[This week (May 23-29) marks the National Hurricane Preparedness Week. The following message was sent by Bob Ryan, the City of College Park’s Public Service Director.]
WASHINGTON — The Federal Emergency Management Agency (FEMA) and the National Oceanic and Atmospheric Administration (NOAA) are partnering during National Hurricane Preparedness Week to share valuable hurricane preparedness information. FEMA continues to work with state, local, tribal, federal and private sector partners to increase preparedness and coordinate response and recovery in the case of a hurricane or disaster. FEMA also urges Americans to use this week as an annual reminder to assess their personal readiness to respond to emergencies.
President Obama recently designated May 23-29, 2010, as National Hurricane Preparedness Week, and called upon all Americans, especially those in hurricane-prone areas, to learn more about protecting themselves against hurricanes and to work together to respond to them. After the disaster, you can contact water damage restoration services. You can learn more about it by going to their sites.
The Presidential Proclamation is available here.
“We never know where the next hurricane or disaster will strike, but we know that the more we do to prepare now, the better the outcome will be,” said FEMA Administrator Craig Fugate. “FEMA will continue to work with our private sector, local, state, tribal and federal partners to ensure that we are prepared, but it is also important that all Americans take the necessary steps now- like developing a family disaster plan – before a hurricane or disaster strikes.”
“Regardless of the number of storms that may form this season, make your preparation plans with the idea that is the year you will be struck,” said Bill Read, director of NOAA’s National Hurricane Center in Miami.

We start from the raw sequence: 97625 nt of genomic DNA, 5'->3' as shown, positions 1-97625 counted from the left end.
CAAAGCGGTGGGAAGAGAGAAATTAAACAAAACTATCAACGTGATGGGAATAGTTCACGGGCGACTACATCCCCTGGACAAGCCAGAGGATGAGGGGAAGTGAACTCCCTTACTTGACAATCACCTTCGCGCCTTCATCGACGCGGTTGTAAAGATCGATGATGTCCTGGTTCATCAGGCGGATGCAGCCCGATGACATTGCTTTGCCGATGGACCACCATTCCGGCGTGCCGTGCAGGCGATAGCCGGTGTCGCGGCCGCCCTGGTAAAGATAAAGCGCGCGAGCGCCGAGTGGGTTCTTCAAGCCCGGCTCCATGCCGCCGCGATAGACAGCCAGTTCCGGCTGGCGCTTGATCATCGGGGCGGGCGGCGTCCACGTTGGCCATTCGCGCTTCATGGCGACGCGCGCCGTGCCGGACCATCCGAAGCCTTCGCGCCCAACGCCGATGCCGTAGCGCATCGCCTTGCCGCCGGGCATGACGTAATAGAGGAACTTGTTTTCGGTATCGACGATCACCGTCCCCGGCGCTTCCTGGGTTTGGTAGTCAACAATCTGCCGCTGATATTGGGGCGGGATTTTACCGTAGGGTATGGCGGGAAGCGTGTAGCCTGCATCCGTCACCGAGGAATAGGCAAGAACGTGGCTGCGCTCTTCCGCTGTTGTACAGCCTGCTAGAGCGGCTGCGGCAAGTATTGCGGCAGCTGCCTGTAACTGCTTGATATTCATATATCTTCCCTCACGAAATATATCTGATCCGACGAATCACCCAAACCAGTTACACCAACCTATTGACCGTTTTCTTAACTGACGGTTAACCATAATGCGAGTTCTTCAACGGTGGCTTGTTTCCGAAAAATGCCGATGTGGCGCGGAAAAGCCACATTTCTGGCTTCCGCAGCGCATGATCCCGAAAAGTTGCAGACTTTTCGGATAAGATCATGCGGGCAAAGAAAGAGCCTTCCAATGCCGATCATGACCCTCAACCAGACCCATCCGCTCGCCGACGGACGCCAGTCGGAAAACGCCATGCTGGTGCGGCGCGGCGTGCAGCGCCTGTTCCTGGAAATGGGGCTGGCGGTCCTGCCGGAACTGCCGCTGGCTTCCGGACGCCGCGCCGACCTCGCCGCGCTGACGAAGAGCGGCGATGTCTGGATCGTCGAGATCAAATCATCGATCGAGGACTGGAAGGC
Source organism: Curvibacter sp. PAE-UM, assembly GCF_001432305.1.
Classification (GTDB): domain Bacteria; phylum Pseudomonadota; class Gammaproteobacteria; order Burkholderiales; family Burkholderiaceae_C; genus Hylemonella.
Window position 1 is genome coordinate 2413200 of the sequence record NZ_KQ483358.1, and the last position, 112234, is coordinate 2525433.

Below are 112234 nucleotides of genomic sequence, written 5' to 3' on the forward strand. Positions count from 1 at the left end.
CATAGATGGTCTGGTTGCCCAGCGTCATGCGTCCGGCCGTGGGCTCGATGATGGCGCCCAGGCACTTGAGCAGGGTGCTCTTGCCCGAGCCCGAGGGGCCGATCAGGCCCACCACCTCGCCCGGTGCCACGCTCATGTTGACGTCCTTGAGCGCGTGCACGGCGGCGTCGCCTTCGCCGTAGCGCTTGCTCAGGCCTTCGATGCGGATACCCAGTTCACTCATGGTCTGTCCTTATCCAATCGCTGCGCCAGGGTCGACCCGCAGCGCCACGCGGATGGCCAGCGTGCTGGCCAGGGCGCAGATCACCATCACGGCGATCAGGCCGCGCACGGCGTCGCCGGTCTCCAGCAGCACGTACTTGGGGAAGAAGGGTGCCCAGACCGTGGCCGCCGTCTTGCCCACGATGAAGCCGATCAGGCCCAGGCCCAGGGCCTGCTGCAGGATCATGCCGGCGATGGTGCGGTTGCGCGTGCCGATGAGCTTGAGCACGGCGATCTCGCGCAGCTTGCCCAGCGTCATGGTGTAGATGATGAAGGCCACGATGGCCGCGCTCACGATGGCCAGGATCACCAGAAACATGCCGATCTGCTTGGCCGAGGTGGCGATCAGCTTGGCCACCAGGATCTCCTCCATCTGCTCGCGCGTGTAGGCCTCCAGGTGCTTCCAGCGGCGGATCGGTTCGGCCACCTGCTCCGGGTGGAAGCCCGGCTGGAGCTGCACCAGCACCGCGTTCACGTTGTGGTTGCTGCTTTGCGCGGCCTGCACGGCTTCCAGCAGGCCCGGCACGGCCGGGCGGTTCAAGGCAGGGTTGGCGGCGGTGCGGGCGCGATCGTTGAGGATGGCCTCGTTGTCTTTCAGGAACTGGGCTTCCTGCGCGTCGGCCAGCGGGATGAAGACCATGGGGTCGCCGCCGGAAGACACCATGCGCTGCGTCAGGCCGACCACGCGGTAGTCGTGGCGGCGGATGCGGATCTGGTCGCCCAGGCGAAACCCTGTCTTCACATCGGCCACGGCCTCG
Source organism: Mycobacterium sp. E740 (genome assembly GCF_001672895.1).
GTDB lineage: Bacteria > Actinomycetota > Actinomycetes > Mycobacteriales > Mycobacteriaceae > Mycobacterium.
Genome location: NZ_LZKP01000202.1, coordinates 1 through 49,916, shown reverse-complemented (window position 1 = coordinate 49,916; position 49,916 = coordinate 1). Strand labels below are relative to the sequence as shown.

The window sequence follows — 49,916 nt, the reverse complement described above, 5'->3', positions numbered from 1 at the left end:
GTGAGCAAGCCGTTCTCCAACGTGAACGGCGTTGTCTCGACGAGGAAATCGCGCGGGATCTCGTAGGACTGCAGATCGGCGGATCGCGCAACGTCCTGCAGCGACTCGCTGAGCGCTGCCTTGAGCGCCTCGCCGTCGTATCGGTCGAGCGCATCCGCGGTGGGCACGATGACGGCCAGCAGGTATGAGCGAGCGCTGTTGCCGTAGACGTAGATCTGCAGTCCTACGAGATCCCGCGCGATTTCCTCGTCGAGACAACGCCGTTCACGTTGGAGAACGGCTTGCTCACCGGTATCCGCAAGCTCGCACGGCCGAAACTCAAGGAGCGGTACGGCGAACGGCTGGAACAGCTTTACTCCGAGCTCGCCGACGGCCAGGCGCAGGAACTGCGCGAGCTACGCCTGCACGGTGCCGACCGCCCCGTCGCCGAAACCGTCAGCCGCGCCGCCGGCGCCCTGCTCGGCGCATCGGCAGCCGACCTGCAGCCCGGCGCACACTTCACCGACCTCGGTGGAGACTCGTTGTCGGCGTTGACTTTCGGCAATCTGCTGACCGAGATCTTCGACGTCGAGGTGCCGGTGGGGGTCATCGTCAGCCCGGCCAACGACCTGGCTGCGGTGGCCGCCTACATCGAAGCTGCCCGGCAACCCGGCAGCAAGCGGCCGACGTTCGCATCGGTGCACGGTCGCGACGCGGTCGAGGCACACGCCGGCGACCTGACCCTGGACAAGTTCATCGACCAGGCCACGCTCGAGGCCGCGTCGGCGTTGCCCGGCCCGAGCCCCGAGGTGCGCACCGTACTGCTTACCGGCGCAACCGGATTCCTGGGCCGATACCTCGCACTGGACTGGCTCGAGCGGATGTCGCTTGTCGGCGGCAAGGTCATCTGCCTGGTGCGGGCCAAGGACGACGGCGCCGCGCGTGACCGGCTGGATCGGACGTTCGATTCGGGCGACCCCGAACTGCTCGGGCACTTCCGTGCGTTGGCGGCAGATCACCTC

Everyone, including those living outside of hurricane-risk areas, should check personal preparations such as emergency kit supplies, note messages from local emergency officials, and rehearse emergency evacuation routes.
Important items to have ready in case of an emergency include a battery-powered radio (like a NOAA Weather Radio), flashlight, extra batteries, medicines, non-perishable food, hand-operated can opener, utility knife, and first aid supplies. Copy and store your important documents in a waterproof bag. These may include medical records, contracts, property deeds, leases, banking records, birth certificates and insurance records which if you do not have you might want to Buy a $100,000 life insurance from Affordable Life USA for the whole family.
This is the time to consider the potential needs of everyone in the household during an emergency. If your household includes a person with a disability, special steps to assist them may be necessary and should be considered now.
Pets also require special handling. They may become agitated during the onset of a storm, so a pet carrier is a must for safe travel. Pet owners should research pet boarding facilities now within a certain radius of where you may evacuate, since animals may not be welcome in all shelters or hotels.
Take steps now to purchase a flood insurance policy. Take a look at the Home Insurance in Michigan from Ieuter Insurance Group. Not only are homes and businesses in hurricane-prone states at risk for flood, but inland flooding is common in nearby states. To assess flood risk for your home or find a local agent selling national flood insurance, visit www.floodsmart.gov or call toll-free at 1-888-379-9531.
FEMA continues to support the coordinated federal response to the BP oil spill, and this season’s hurricane planning has involved consideration of the effects that the BP oil spill could have on the response capabilities and recovery scenarios.
The Atlantic and Central Pacific Hurricane Season run from June 1-November 30. The Eastern Pacific Hurricane Season started on May 15.
For more preparedness information, please visit www.Ready.gov.
I’m just sick to my stomach by this huge mess. Where can I find an realistic assessment of the real size of the spill? The statistics are widely different from different sources. Thanks for your interesting post.